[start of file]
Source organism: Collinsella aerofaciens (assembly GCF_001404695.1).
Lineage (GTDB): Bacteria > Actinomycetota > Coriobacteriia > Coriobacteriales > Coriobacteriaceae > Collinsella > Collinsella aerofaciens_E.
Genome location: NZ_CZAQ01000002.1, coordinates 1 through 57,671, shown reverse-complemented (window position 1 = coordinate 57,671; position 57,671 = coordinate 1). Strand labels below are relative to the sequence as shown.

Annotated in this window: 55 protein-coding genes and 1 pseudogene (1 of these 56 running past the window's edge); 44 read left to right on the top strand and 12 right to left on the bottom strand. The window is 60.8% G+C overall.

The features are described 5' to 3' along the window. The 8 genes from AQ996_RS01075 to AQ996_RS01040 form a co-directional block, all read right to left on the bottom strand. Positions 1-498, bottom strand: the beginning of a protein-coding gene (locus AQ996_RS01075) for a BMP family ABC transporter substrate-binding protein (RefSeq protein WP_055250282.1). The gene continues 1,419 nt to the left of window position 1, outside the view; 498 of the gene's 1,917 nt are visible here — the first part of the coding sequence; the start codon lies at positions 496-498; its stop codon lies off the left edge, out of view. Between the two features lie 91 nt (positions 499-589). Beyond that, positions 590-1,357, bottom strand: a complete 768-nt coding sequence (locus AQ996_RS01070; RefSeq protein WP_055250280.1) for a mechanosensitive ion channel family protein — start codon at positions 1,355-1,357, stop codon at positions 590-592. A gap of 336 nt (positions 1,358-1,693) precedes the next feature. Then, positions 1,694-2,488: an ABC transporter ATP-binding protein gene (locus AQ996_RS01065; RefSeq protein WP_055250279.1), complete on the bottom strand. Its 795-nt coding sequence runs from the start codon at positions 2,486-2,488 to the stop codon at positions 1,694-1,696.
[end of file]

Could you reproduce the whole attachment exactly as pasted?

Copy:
Source organism: Collinsella aerofaciens (assembly GCF_001404695.1).
Lineage (GTDB): Bacteria > Actinomycetota > Coriobacteriia > Coriobacteriales > Coriobacteriaceae > Collinsella > Collinsella aerofaciens_E.
Genome location: NZ_CZAQ01000002.1, coordinates 1 through 57,671, shown reverse-complemented (window position 1 = coordinate 57,671; position 57,671 = coordinate 1). Strand labels below are relative to the sequence as shown.

Annotated in this window: 55 protein-coding genes and 1 pseudogene (1 of these 56 running past the window's edge); 44 read left to right on the top strand and 12 right to left on the bottom strand. The window is 60.8% G+C overall.

The features are described 5' to 3' along the window. The 8 genes from AQ996_RS01075 to AQ996_RS01040 form a co-directional block, all read right to left on the bottom strand. Positions 1-498, bottom strand: the beginning of a protein-coding gene (locus AQ996_RS01075) for a BMP family ABC transporter substrate-binding protein (RefSeq protein WP_055250282.1). The gene continues 1,419 nt to the left of window position 1, outside the view; 498 of the gene's 1,917 nt are visible here — the first part of the coding sequence; the start codon lies at positions 496-498; its stop codon lies off the left edge, out of view. Between the two features lie 91 nt (positions 499-589). Beyond that, positions 590-1,357, bottom strand: a complete 768-nt coding sequence (locus AQ996_RS01070; RefSeq protein WP_055250280.1) for a mechanosensitive ion channel family protein — start codon at positions 1,355-1,357, stop codon at positions 590-592. A gap of 336 nt (positions 1,358-1,693) precedes the next feature. Then, positions 1,694-2,488: an ABC transporter ATP-binding protein gene (locus AQ996_RS01065; RefSeq protein WP_055250279.1), complete on the bottom strand. Its 795-nt coding sequence runs from the start codon at positions 2,486-2,488 to the stop codon at positions 1,694-1,696.